Like Luke, you have a hapless character (Frodo) reluctantly departing on an adventure, recruiting several colorful allies, facing imminent perils, and ultimately triumphing over the physical embodiment of evil in their respective settings. Taken one step further, you can also see how certain characters from Tolkien’s books went on to shape the general archetypes filled by characters in Star Wars (Luke and Frodo, Han and Aragorn, Obi-Wan and Gandalf, Sauron and Emperor Palpatine).

While the structure of the storylines between Star Wars and LOTR is clear, detractors might rightfully claim that just because the story layouts and characters are similar, the comparisons between Lucas and Tolkien’s respective creations start and end there.

However, Lucas was also careful to incorporate more fantastical elements in Star Wars as well, best personified by the Force at the heart of his franchise. Clashing dramatically with the sci-fi futurism of its setting, the Force immediately calls to mind the magic wielded by Gandalf or Saruman in Lord of the Rings, or Merlin in Arthurian legend.

As most science fiction fans are sure to point out, magic is about as common in science fiction as bubblegum in historical epics or iPhones in Westerns. Lucas was among the first to pioneer the concept of magic being used in a science fiction setting, giving Star Wars a decidedly mythological presentation that perhaps most largely accounts for arguments in favor of its status as a fantasy film.

The Case for Star Wars as Sci-Fi

Star Wars Episode IV A New Hope 1977 Lucsfilm
Image Courtesy of Lucasfilm

On the other side of the argument are the prevalent examples supporting the series’ claim as a work of science fiction. After all, virtually every aspect of Star Wars’ universe can be categorized as succinctly sci-fi (from the laser-emitting blasters and lightsabers to the spaceships and extraterrestrial travel between planets).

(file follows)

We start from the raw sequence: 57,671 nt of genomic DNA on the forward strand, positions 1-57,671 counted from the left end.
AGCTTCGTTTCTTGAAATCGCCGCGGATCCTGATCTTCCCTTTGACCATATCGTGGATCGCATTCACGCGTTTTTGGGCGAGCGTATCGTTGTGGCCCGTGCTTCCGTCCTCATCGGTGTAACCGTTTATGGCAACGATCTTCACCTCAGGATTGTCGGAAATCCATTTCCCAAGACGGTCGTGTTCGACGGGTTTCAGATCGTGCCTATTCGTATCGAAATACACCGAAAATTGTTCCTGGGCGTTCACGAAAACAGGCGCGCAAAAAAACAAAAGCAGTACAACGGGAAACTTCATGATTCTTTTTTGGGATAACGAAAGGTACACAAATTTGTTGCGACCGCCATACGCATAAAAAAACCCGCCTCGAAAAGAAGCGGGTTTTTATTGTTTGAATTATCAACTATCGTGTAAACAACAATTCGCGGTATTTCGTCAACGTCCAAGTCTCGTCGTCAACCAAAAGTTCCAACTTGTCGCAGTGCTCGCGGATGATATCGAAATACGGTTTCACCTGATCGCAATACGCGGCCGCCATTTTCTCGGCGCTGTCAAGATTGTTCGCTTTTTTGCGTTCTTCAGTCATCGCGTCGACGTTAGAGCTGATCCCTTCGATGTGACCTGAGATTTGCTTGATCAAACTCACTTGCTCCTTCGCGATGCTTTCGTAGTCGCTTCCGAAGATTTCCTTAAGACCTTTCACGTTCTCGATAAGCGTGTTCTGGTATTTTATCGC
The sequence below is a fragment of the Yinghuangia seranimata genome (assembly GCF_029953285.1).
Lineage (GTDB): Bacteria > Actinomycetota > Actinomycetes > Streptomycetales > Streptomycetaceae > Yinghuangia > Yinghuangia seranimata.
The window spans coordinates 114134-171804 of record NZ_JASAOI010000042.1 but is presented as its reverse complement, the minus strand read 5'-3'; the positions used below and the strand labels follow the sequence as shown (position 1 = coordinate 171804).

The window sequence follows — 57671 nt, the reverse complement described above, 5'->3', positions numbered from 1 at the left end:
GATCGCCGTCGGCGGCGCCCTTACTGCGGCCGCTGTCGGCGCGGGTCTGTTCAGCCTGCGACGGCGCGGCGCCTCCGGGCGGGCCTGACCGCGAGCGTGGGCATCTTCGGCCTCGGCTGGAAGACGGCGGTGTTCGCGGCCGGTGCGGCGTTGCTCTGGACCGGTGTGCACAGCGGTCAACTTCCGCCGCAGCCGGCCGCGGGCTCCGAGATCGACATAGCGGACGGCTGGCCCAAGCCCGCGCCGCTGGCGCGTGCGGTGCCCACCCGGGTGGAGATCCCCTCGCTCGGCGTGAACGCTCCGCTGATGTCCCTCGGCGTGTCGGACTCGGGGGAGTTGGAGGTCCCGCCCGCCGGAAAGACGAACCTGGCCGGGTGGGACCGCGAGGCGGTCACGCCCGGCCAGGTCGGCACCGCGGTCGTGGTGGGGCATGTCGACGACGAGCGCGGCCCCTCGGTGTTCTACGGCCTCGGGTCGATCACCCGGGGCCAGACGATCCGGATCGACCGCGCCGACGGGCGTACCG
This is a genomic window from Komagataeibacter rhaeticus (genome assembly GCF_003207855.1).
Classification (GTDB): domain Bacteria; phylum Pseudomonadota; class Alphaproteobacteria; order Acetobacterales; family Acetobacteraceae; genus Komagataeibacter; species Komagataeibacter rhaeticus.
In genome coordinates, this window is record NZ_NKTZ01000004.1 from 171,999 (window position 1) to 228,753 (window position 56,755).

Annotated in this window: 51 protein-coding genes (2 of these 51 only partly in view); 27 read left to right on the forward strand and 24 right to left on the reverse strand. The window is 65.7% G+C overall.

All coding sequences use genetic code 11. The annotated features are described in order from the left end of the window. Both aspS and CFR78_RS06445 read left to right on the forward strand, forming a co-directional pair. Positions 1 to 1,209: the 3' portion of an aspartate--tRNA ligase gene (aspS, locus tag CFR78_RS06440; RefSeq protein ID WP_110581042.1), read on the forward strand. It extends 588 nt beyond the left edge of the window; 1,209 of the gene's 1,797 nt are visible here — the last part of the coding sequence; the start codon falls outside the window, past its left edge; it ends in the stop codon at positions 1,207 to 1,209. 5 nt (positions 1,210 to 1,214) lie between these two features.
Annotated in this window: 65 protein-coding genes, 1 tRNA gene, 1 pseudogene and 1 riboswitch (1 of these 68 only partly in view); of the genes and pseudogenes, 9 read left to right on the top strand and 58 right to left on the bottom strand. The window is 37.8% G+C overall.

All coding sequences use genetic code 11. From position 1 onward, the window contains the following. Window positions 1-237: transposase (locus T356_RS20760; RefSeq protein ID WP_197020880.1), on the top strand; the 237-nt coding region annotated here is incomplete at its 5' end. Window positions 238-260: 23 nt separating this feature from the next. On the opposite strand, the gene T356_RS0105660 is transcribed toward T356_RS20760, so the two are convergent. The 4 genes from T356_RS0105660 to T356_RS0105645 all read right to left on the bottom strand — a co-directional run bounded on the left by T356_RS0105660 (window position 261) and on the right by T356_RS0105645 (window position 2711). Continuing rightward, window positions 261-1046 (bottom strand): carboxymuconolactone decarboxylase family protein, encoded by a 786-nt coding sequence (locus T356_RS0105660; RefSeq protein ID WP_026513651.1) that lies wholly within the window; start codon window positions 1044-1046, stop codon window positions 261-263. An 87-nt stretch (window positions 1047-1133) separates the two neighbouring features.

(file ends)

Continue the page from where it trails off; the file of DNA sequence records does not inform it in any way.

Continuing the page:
When held up to other classic sci-fi works (Star Trek, Buck Rogers, Flash Gordon), Star Wars adheres to many of the same characteristics that make up these fictional universes. The setting — while taking place “in a galaxy far, far away” — incorporates endless elements of science fiction.

As mentioned above, the weaponry and vehicles are virtually straight out of a Star Trek episode; but there are also more telling themes present in seminal examples of sci-fi, including cloning, totalitarian regimes, alien species, interstellar war, and AI (droids). Wherever you look within the context of Star Wars, these elements can be found almost everywhere.

As with influences Lucas took from mythology and fantasy, he also liberally borrowed from sci-fi films, TV shows, novels, and comic books he’d personally enjoyed growing up. These influences include Flash Gordon, Isaac Asimov’s Foundation series, and Edgar Rice Burroughs’ Martian books.

Possibly the biggest influence on the narrative and world of Star Wars came in the form of Frank Herbert’s Dune, the sci-fi equivalent of The Lord of the Rings. On the surface, Herbert’s Dune serves as almost the direct spiritual predecessor to Star Wars, with Lucas adopting the idea of a hostile desert planet, intergalactic power struggles, and a method of space travel that could be used to bridge vast distances in a matter of moments.